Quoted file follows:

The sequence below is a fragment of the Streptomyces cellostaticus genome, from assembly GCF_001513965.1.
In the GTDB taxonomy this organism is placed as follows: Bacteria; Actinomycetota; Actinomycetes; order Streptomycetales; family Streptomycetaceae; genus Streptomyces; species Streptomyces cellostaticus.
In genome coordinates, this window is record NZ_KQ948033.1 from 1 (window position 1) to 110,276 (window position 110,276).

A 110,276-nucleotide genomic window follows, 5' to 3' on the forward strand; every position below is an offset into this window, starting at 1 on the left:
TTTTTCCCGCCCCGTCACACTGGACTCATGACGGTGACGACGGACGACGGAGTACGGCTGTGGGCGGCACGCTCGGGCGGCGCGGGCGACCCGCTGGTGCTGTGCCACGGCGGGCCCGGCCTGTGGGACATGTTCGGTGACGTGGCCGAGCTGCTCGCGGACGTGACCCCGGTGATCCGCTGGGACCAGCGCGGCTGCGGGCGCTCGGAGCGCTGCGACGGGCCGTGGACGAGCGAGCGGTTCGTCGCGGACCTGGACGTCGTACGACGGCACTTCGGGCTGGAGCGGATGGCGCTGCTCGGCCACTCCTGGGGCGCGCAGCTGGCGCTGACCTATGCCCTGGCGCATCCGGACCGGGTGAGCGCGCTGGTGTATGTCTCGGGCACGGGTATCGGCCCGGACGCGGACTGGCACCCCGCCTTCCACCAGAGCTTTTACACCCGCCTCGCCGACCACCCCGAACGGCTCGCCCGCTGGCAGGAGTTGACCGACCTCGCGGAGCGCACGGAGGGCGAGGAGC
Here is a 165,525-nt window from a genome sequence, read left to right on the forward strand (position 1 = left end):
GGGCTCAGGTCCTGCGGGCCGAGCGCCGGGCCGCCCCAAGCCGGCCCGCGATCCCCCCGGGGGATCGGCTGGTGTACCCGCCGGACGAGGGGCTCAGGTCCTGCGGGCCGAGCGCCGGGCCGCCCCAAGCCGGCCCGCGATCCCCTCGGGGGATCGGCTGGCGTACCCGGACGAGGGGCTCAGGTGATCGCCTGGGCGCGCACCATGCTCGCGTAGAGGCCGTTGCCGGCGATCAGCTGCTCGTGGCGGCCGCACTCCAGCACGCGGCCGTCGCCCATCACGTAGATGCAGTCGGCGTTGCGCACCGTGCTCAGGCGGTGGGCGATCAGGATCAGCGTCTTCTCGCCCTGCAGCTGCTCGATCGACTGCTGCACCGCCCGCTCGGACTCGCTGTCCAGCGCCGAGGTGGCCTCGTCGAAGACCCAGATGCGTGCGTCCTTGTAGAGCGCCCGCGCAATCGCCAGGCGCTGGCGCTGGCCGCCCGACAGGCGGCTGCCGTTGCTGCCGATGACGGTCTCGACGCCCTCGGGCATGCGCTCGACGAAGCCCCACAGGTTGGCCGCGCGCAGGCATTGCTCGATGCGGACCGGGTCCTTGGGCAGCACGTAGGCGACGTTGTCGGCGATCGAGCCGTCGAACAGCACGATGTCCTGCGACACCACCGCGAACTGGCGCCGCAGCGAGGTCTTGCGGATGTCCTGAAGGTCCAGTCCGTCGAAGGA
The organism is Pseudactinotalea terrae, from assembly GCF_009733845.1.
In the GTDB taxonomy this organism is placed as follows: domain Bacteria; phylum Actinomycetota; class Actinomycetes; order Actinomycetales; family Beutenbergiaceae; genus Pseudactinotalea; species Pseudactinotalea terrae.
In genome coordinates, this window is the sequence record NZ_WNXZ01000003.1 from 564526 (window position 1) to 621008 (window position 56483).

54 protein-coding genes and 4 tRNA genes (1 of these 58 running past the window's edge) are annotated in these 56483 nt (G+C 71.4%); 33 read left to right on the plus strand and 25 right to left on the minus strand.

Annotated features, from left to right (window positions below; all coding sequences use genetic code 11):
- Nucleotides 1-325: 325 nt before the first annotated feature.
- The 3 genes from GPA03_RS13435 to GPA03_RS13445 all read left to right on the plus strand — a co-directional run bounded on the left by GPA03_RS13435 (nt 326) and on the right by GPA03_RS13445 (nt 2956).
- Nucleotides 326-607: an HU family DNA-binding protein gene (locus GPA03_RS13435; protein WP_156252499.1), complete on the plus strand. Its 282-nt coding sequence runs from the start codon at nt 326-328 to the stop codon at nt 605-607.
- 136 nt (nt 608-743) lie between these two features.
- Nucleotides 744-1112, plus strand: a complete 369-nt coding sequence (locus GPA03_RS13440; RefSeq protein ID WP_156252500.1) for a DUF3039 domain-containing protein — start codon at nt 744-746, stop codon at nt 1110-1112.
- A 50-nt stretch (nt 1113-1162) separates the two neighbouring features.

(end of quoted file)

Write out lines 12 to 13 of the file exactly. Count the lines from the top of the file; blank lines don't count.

Annotated features, from left to right (window positions below; all coding sequences use genetic code 11):
- Nucleotides 1-325: 325 nt before the first annotated feature.